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Madison Roam 2.5 Layer Waterproof Jacket
323g Medium as tested £89.99

The Madison Roam 2.5 Layer Waterproof Jacket is a very competent all-rounder. Performance and detailing have certainly exceeded my expectations of this price point and it morphs very nicely between different genres of riding. Styling is also subtle enough for, general everyday wear. Being picky, I would’ve preferred a removable hood and a breast pocket, but these are minor, “Michaelisms” rather than cons, or criticisms.

Pros: Good cut, fit, weather resistance and breathability, gender specific versions.

Cons: Non removable hood, no breast pocket, water resistance good but heavy, persistent rain found its way inside.


Typical of the price point, we’re talking 100% polyester with waterproof and breathability ratings of 10,000 apiece. There are three colours. I went for dark olive but Black Phantom, or at the other extreme, Chili red are the alternatives. The fabric is a 2.5-layer laminate with taped seams to, theoretically, keep the elements from creeping in, extended zippers along the pits to allow additional, tuneable airflow.


Now, 2.5-layer laminates have a reputation for turning a bit clammy - most noticeable when worn atop a short sleeve jersey, where the fabric’s resting against the skin. In common with others, the Roam features a rip-stop polyester outer bonded to a breathable mid layer. Completing the sandwich is a thin nylon inner layer, which protects the mid from wear, although a relative lack of texture can have an impact upon breathability.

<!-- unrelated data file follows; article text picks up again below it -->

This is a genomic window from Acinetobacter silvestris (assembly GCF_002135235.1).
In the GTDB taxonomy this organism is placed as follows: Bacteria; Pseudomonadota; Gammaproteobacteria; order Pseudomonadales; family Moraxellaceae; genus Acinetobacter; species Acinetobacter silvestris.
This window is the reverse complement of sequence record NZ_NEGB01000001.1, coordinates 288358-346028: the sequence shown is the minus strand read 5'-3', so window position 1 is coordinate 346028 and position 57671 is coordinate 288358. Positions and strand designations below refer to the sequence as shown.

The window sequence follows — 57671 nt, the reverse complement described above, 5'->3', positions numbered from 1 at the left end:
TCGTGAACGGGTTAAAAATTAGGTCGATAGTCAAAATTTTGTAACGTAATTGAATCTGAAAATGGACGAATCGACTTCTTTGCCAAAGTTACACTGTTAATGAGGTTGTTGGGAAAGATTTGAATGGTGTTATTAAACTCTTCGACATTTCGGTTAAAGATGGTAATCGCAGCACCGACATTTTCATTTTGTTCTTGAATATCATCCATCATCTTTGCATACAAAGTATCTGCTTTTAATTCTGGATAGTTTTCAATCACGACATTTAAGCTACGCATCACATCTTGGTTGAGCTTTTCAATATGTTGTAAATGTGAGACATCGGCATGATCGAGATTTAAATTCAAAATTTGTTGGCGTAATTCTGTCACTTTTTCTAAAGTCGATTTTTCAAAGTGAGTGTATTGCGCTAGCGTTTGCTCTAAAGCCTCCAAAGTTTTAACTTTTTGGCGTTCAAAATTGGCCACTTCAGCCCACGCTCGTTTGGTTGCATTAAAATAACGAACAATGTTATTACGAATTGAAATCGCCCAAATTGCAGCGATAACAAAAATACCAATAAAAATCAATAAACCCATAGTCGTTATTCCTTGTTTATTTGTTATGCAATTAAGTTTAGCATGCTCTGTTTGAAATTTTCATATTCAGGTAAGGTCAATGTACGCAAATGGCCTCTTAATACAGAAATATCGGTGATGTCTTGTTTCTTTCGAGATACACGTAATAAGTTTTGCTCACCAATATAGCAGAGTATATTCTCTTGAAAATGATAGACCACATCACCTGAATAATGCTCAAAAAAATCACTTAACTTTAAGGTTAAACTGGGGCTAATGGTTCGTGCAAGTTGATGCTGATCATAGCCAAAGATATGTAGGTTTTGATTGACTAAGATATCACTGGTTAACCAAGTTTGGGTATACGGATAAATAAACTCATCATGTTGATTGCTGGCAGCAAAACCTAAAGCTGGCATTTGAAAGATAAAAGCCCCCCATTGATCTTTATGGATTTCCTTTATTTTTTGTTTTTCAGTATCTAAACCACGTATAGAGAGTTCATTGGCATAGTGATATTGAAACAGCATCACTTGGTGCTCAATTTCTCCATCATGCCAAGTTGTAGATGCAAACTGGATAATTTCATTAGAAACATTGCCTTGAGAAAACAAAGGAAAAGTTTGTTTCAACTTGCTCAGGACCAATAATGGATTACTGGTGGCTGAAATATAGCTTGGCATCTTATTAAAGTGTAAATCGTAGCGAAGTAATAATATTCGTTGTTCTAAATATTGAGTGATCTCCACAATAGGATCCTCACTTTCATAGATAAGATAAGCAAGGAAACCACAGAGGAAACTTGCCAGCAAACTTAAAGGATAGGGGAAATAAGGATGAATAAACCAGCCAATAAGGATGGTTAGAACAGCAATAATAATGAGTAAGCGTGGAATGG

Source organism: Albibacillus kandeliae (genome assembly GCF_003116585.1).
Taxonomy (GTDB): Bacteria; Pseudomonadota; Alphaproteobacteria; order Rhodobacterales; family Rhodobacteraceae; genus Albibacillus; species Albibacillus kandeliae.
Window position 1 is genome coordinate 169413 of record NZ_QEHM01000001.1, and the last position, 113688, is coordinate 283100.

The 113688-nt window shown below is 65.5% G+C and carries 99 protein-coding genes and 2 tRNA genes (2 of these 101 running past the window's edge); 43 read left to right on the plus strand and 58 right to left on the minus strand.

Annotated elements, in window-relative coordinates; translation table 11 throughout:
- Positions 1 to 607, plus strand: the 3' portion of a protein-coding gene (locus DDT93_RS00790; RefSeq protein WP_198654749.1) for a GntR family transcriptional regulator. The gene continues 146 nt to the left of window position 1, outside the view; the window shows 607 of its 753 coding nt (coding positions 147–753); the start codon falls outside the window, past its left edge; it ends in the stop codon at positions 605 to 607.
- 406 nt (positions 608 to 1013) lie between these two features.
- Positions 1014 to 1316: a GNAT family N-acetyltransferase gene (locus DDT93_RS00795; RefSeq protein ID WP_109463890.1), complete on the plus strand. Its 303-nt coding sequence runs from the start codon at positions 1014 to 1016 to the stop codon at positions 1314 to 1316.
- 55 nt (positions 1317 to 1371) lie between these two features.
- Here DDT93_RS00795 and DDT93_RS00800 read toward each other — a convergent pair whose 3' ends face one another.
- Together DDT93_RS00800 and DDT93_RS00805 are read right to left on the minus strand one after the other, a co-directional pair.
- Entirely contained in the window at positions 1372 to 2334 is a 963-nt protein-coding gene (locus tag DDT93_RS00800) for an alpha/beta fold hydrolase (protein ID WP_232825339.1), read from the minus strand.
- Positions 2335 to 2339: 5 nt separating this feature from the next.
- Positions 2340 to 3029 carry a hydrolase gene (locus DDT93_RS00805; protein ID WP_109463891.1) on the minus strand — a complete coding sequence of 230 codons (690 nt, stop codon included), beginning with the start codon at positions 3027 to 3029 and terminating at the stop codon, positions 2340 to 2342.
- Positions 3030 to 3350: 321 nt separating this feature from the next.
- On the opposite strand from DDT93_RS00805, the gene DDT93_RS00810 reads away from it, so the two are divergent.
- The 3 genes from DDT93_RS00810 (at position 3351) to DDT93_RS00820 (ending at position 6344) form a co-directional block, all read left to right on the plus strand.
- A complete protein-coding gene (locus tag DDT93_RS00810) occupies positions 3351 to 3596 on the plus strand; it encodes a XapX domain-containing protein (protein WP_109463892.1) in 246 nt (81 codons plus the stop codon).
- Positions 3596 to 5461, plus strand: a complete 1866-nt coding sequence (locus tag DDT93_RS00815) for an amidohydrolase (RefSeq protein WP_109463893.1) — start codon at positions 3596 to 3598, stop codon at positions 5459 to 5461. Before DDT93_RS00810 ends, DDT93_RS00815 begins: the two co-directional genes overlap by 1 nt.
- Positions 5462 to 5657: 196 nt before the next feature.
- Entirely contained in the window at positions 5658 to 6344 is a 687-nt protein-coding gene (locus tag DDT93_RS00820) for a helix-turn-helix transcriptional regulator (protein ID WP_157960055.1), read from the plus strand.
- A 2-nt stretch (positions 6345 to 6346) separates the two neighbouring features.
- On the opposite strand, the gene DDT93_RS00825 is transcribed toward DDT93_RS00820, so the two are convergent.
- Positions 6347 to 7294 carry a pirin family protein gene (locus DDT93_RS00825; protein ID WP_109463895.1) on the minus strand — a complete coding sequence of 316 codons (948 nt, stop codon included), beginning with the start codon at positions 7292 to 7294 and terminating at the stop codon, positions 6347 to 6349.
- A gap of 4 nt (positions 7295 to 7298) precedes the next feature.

The hood is integral, so cannot be detached, but I'm told, is designed to fit atop a helmet. There are three pockets in total - these also have taped seams to keep the contents dry. The classic “poacher” for gobbling bigger stuff at the rear and two sensibly proportioned hip pockets for parking hands, wallets and other essentials. All have zippers. Talking of zippers, it’s not unusual to find a “garage” the main front zipper, protecting the wearer’s neck but there’s also one at the bottom to protect the fabric from premature wear. 

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cycling walking waterproof jacket madison roam

The zipper tags, though not overly big, are at least sensibly proportioned. Velcro cuffs continue the tuneable, weather-cheating theme. 

tst review cycling gear jacket waterprof

Sizing/Fit 4/5

The size chart is very accurate, taking the guesswork out of online purchases. I wasn’t surprised to find our medium fitted me and my 1m81, 70 kilo frame beautifully. The fit is more relaxed but think layering friendly, not flappy and the drop tail is sensibly proportioned without looking odd, worn with jeans, or other street clothing. I’ve had no problems with a middleweight long-sleeve base layer and winter weight softshell jacket. The slight exception to this narrative is the hood.- It's not poor but I found it pulled on the shoulders a bit, when pulled over a lid. No issues worn beneath though. 

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Weather proofing/breathability 3.5/5 

I’ve tested ours during a very changeable December and was pleasantly surprised by how well the Roam has blocked some very icy winds and air temperatures bailing to minus 2 and 4 degrees. I could feel them tugging at the outer shell, while still being completely temperate. Little surprise that I was completely dry after 90 minutes, chugging along at 85 rpm - as fast as I’d dare, given roads were resembling a skid pan.

In milder weather, layering in similar fashion, I wasn’t surprised to discover some misting around the lower back, pits and chest, given 20 odd minutes at a quicker tempo. Again, taking base and mid-layer quality into account, it lifted promptly. Need a bit more airflow-just drop the zipper, or pit zips to taste.